Edizioni e testi “born digital”: problemi di metodo e prospettive di lavoro
«The first missing aspect is that, up to now, almost without exception, no scholarly electronic edition has presented material which could not have been presented in book form, nor indeed presented this material in a manner significantly different from that which could have been managed in print». (P. ROBINSON, Where We Are with Electronic Scholarly Editions, and Where We Want to Be).
Ancora una dozzina di anni fa, un pioniere delle digital humanities come Peter Robinson poteva sostenere che la maggioranza delle edizioni scientifiche digitali non esprimevano contenuti né soluzioni metodologiche sostanzialmente diversi dai loro equivalenti cartacei. Grazie al continuo progresso delle tecniche di codifica dei testi e della progettazione web, tuttavia, le frontiere attuali delle digital scholarly editions portano gli studiosi a elaborare soluzioni editoriali sempre più svincolate dai parametri e criteri della tradizionale edizione critica, tanto nella costituzione del testo quanto nella rappresentazione delle varianti e dei materiali di partenza. Questo colloquio intende mettere a confronto alcuni dei principali esperti di filologia digitale (in vari campi della medievistica: letteratura mediolatina, romanza, germanica e italiana) per delineare le principali caratteristiche dell’edizione progettata e sviluppata su piattaforme digitali e le relative implicazioni di metodo, mettendole a confronto con i problemi posti dalla letteratura born digital e dalla conservazione dei relativi supporti.
Just over ten years ago, Peter Robinson – a true pioneer of digital humanities – pointed out that the majority of digital scholarly editions did not feature contents or methodological solutions that could not be expressed by traditional critical editions on paper. The rapid development of innovative solutions in markup languages and web design, however, has led digital scholarly editions to work more and more independently from the categories and criteria of their paper counterparts, in the establishment of text and in the storage and display of variants and documents. Inviting some of the most prominent expert in digital scholarly editions of various fields of Medieval studies (Mid-Latin, Romance, Germanic and Italian), this colloquium aims to outline the main methodological solutions shared by recent editions developed and based entirely on the web, with related philological and conservation issues posed by more recent “born digital” literature.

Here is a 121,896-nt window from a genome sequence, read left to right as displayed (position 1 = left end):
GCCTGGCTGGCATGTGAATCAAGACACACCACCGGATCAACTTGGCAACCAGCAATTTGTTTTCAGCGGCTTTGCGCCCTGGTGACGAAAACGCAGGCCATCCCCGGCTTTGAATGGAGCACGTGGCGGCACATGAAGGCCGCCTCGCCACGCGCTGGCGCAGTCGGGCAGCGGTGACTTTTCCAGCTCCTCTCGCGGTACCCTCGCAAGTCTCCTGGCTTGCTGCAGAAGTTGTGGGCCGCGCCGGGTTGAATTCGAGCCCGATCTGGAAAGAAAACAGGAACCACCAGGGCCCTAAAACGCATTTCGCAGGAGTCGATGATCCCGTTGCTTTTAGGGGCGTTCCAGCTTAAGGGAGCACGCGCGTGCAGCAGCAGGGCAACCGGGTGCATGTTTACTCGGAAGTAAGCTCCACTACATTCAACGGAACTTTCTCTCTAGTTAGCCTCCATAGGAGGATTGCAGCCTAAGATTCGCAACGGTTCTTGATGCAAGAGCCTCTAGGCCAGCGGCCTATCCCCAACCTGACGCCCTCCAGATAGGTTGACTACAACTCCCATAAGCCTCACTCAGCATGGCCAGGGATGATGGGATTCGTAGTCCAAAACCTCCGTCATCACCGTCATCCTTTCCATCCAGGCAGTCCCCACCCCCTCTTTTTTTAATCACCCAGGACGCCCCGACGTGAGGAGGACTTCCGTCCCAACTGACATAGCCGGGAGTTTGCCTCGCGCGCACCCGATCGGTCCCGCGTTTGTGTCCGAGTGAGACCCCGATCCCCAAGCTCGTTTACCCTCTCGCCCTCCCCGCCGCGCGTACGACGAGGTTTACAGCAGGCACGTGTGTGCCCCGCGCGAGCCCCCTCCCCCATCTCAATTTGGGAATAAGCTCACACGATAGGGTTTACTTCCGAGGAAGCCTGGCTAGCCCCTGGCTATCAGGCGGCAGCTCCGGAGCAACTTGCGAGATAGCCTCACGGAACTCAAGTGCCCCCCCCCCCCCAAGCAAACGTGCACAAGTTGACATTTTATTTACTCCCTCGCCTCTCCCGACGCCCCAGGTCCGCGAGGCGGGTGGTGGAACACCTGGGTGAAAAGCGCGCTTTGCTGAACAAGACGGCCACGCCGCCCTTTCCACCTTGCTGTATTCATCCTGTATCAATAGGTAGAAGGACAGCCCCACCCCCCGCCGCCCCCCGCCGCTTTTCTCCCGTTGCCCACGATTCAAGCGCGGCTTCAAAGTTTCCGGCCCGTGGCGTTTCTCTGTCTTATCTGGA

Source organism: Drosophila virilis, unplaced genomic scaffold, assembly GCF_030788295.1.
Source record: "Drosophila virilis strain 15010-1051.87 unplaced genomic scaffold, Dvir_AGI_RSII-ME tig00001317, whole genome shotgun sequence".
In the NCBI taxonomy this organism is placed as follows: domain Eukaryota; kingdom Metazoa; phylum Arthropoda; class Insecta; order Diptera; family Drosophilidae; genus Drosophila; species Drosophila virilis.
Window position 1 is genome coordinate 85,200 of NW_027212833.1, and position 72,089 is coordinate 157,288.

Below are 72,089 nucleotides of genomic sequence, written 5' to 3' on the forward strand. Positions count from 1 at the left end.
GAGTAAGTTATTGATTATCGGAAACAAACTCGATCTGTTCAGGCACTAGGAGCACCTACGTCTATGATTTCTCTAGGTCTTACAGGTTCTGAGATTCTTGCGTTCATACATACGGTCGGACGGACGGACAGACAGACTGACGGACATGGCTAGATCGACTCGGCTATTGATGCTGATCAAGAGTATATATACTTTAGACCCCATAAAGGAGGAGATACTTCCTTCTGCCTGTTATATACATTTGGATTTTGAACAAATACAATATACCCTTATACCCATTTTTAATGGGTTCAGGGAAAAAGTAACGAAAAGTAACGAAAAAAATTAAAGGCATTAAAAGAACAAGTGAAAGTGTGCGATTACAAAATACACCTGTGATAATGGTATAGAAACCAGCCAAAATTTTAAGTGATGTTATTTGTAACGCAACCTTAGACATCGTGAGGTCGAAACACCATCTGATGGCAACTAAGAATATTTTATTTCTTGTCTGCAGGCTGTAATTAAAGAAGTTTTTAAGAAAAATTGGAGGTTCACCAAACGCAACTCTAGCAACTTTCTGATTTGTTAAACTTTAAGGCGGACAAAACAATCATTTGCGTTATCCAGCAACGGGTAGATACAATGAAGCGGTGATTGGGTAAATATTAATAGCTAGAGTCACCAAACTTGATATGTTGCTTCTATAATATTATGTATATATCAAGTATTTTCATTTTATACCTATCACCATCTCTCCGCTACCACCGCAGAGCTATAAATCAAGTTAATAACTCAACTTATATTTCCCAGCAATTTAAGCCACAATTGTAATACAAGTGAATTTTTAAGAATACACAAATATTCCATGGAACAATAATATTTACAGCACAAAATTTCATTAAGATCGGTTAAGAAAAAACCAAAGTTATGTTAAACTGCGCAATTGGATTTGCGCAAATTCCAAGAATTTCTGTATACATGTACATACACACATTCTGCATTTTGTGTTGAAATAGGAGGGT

Calls for Work (Essays & Reviews)
27 August 2018
The editors of Textual Cultures seek reviewers for the following works; reviews will be published in 12.2 (fall 2019):
Timothy Billings, ed. Cathay: A Critical Edition. Fordham University Press, 2018.
Gaël Saint-Cricq, Eglal Doss-Quinby and Samuel N. Rosenberg, eds. Motets from the Chansonnier de Noailles. A-R Editions, 2017.
Nicholas Frankel, ed. The Annotated Prison Writings of Oscar Wilde. Harvard University Press, 2018.
Matthew K. Gold and Lauren F. Klein, eds. Debates in the Digital Humanities. University of Minnesota Press, 2016. [A second volume will soon be out; reviewers would ideally take on both volumes.]
Please contact the Book Review editor, Logan Esdale (email@example.com), if you are interested in reviewing one of these works.
1 June 2018
Dear Fellow Textuists,
I hope this message finds you well and settling into the summer.
As we move ahead with our plans for the first and second issues of the new series of Textual Cultures (12.1, 12.2), we are seeking reviewers for the following works:
Daniel Balderston, How Borges Wrote (University of Virginia Press, May 2018)
George Bornstein, ed. The Wild Swans at Coole [Facsimile edition] (Scribner, 2017).
Edward Burns, ed., Questioning Minds: The Letters of Guy Davenport and Hugh Kenner, vols 1 & 2. (Counterpoint Press, Oct. 2018) [Given the publication date, a review of this work will likely be reserved for Textual Cultures 12.2.]
Amy E. Earhart, Traces of the Old, Uses of the New: The Emergence of Digital Literary Studies (University of Michigan Press, 2015)
Markus Friedrich, The Birth of the Archive: A History of Knowledge (trans. John Noel Dillon) (University of Michigan Press, 2018).
Jerome McGann, ed. Blake; or, The Huts of America: A Corrected Edition (Harvard University Press, 2017)
Steven E. Jones, Roberto Busa, S.J., and the Emergence of Humanities Computing: The Priest and the Punched Cards. (Routledge, 2016).
If you are interested in reviewing one of these works—or another work you believe is of interest to the readers of this journal—please send a brief note of interest and a c.v. to me as soon as possible @ firstname.lastname@example.org or email@example.com.
We welcome reviews in two formats: Essay Reviews (1750-2000 words); Short Reviews (750-1250 words). Please be sure to specify the review format you plan to follow.
As always, we’re keen to draw new scholars into the journal’s pages; so please feel free to write me with any questions about the journal you may have.
Thank you so much.